As a 37 year old Hip Hop head, when I hear mumble rap I cringe. The beats are hard no doubt, but I am used to creative, loquacious lyrical content. Lyrics that tell the story and make me say daaaaaamn, that was tight, I got to hear that again. What’s funny about this is is that my parents would cringe at the Hip Hop I was listening to in the 80’s and 90’s. Granted it was mostly due to the vulgarity, but they also used to say. “I can’t understand what they are saying” “In my day people sang, and you could understand every word” (Except for James Brown I’m guessing because he lets some seriously primal shrieks)
Every generation believes their music is “Real music” and the music of the new generation shouldn’t even be considered. Hip Hop was said to be a fad at it’s genesis. I think now no one would deny its cultural impact. Why is this mindstate so prevalent? Why did Swing lovers hate Bebop, why would classical musicians say Rock is not music, Elvis was the Anti-Christ. Hip Hop is just N***** talking right? I admit to falling victim to this hypocrisy, mostly in terms of Trap music (It’s just not for me).
A few nights ago I watched Nasir Jones (Nas) perform his classic Hip Hop album Illmatic, with the backing of The National Symphony Orchestra at the Kennedy Center. This album tells the story of a young Black man living in the Queensbrigde housing projects. The imagery is sharp and vivid, the stories are poignant, and the use of the english language is sheer beauty. Illmatic is an album where every drum, horn stab, lyric, and measure have meaning. Illmatic contains no throw away verses or tracks, every bar is perfectly placed and used to build upon the last. The production is filled with banging carefully equalized drums and soulful samples. Let’s just say it’s everything a Hip Hop head needs from an album.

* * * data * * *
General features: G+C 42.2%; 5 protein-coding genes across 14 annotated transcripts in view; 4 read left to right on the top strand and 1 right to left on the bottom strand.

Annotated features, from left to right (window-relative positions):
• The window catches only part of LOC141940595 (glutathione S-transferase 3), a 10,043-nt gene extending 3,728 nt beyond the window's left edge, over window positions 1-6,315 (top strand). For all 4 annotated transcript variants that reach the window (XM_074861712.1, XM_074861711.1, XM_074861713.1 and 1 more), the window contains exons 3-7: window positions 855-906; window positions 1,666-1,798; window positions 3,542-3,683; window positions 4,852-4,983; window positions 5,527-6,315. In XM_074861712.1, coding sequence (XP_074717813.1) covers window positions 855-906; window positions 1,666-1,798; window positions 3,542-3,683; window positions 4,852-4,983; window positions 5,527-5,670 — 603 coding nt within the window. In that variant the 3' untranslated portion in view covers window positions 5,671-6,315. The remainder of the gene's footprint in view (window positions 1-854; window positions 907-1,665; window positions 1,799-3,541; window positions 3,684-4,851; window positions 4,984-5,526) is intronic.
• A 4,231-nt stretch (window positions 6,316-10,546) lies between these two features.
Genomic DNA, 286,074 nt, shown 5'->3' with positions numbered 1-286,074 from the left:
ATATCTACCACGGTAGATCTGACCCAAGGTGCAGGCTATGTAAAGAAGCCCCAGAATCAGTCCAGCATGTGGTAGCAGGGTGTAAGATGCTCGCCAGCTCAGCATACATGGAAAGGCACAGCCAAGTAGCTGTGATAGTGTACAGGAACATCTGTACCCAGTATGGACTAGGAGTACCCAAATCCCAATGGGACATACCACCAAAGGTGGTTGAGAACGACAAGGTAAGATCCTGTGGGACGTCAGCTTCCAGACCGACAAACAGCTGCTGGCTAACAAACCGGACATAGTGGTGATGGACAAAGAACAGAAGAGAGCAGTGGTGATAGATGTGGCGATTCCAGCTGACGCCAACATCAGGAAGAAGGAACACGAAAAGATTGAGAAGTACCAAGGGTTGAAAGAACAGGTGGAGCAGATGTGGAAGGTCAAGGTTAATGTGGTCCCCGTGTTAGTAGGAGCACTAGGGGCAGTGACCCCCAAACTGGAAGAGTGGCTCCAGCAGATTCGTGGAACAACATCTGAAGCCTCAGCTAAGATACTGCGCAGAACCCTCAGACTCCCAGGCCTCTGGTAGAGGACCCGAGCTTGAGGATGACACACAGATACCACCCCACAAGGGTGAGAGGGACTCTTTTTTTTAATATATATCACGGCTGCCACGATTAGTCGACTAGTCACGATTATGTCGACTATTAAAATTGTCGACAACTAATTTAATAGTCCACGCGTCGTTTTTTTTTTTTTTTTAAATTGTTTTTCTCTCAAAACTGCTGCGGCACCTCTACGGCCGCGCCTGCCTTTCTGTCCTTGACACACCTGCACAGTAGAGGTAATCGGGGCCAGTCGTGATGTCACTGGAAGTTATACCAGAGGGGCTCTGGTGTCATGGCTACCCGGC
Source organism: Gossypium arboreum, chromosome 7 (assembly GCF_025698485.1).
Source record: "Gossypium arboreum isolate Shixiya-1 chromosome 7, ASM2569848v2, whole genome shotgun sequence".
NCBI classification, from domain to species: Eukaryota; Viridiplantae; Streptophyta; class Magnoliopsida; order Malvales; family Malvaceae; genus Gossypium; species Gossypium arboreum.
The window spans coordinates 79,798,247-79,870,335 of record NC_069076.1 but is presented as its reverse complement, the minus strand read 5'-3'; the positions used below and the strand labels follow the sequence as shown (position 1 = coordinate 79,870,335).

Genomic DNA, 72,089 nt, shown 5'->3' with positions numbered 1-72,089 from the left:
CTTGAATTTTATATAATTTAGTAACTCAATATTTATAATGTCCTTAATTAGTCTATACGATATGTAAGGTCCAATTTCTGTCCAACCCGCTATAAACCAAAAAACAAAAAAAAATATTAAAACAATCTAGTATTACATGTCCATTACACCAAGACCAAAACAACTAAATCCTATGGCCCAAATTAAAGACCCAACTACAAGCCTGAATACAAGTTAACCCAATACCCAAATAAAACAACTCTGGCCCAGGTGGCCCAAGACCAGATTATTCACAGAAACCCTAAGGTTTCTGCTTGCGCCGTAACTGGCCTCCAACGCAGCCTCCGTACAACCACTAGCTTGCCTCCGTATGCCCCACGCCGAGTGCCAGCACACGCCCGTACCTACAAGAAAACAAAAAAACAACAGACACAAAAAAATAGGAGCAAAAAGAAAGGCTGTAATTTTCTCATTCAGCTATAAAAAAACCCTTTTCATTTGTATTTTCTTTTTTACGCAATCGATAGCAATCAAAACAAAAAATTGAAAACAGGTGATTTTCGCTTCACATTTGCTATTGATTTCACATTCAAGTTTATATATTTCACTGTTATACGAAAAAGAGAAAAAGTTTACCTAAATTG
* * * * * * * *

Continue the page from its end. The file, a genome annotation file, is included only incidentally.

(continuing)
What does a non Hip Hop head think of Illmatic? Well when PBS connected Nas and the National Symphony Orchestra we found out. This could have gone either way. Illmatic is perfect to me, but to a layperson what does it sound like? Does it give them the chills too? It’s sort of like when Lorraine Hansberry’s A Raisin in the Sun first opened on Broadway. A Raisin in the sun is a Black play about the complexities and intricacies of Black life. Black people already loved the play, but would a White audience care about our story? The answer in both cases was yes.
Nas and the National Symphony Orchestra gave a euphonious performance. The arrangements of conductor Steven Reinke were lush, full and most importantly funky as hell. From “Genesis” to “It Ain’t Hard to Tell”. We heard each sample, drum loop and scratch played live in real time.
I’m happy to report that Classical Hip Hop did to the Kennedy Center crowd the same thing A Raisin in the Sun did in 1959. Non Hip Hop heads some who may had never heard Illmatic before connected with story of Black man from Queensbridge, saw his humanity and caught the vibe. It was beautiful.
There is no question that Hip Hop is real music, It touches folks all over the globe, and is built upon the traditional sonic principles of Black music. The connection between the cultural DNA of break dancing cyphers to the ritual of the Ring Shout, or a freestyle battle to playing “The Dozens” is clear. There is no denying the genius of a Nas, or Black Thought. DJ Premier, RZA, and Dr. Dre are national treasures. Hip Hop Culture is a true art form created to give a voice to the voiceless, and it has worked. The voices of young Black and Brown folks are being taken seriously. Everyone must stand up and respect the artistry. Hip Hop has helped me and many other practitioners discover and live out our artistic passions as well as support our families.
So thank you Nas your vision and inspiration on this one. Also thanks for all the preparation and work that was put into this performance. Only top notch musicianship was exhibited, and DJ Green Lantern killed the cuts. As for Nas’s performance, to spit all those intricate lyrics with clarity and breath control is extremely difficult. He is not 19 anymore and he was on it. Sharp in every way.
I really recommend taking the time to watch this performance. It’s free on the PBS app, along with a lot of other great content to learn from.
“IT AIN’T HARD TO TELL” NAS
“WE WILL BE HERE FOREVERRRRRR, FOREVER AND EVER… EVER AND EVER.